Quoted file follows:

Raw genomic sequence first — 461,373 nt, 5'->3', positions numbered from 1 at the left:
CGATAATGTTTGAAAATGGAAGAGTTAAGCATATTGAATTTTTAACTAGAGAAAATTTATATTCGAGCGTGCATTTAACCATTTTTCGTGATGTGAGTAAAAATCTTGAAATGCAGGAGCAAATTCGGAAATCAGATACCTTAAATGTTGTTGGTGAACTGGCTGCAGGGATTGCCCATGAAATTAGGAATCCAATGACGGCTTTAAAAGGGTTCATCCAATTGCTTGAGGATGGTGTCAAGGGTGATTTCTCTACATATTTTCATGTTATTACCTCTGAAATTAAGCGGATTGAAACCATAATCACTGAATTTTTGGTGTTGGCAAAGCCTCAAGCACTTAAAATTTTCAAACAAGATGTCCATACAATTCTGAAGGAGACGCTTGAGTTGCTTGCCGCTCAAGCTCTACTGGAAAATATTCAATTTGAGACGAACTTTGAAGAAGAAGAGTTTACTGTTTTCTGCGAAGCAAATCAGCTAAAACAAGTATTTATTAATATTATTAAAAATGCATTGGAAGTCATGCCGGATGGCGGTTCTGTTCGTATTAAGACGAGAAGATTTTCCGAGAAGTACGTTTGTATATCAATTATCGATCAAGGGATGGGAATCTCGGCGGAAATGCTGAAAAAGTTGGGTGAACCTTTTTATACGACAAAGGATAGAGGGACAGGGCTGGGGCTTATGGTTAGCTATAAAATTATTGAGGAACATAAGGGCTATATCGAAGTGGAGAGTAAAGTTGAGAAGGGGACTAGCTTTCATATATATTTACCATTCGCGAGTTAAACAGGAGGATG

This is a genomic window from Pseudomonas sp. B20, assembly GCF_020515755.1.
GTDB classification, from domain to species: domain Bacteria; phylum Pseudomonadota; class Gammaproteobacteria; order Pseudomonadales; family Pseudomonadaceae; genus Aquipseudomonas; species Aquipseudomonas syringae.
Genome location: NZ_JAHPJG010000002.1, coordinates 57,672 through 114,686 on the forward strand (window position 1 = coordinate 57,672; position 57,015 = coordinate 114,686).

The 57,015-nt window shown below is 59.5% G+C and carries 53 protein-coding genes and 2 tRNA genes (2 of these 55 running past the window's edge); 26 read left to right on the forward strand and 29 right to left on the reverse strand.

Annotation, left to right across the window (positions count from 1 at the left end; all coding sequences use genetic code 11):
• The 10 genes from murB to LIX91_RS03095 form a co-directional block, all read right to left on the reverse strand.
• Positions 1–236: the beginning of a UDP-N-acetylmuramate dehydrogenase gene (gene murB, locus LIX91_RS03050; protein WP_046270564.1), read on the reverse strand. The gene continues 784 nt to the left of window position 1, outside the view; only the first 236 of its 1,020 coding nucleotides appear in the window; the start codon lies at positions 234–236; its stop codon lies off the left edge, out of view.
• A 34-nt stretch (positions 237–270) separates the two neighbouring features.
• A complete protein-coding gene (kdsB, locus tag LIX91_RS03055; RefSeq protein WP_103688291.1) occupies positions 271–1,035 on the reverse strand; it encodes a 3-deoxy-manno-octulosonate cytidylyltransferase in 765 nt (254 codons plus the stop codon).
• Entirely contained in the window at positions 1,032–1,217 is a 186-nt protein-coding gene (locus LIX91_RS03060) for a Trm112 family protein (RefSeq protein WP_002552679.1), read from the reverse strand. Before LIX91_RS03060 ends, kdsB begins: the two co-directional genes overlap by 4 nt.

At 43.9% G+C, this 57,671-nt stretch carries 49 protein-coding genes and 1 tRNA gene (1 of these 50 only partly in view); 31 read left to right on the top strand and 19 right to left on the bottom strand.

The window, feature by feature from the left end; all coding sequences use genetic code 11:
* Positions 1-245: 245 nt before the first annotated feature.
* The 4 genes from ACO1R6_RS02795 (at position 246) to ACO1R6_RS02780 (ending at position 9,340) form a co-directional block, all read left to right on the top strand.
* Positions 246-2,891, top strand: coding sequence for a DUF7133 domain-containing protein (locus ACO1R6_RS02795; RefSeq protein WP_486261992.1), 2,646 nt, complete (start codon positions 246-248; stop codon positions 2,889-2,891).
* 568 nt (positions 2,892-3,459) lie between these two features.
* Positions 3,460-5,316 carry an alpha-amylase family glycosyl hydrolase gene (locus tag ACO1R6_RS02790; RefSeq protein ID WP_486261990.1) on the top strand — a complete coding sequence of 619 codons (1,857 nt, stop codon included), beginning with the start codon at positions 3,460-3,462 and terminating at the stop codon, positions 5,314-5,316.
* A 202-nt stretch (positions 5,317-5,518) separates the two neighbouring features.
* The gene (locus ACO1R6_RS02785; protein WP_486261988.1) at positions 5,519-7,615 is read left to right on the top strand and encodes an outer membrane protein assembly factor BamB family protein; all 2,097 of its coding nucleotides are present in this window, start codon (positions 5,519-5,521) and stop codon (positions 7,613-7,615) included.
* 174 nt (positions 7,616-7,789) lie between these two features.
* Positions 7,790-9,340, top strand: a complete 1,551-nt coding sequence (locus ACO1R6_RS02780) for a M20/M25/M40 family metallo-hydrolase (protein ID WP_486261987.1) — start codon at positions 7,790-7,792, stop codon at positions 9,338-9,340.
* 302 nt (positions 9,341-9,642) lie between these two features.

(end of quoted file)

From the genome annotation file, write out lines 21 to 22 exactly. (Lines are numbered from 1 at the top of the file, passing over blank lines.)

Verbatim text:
* The gene (locus ACO1R6_RS02785; protein WP_486261988.1) at positions 5,519-7,615 is read left to right on the top strand and encodes an outer membrane protein assembly factor BamB family protein; all 2,097 of its coding nucleotides are present in this window, start codon (positions 5,519-5,521) and stop codon (positions 7,613-7,615) included.
* 174 nt (positions 7,616-7,789) lie between these two features.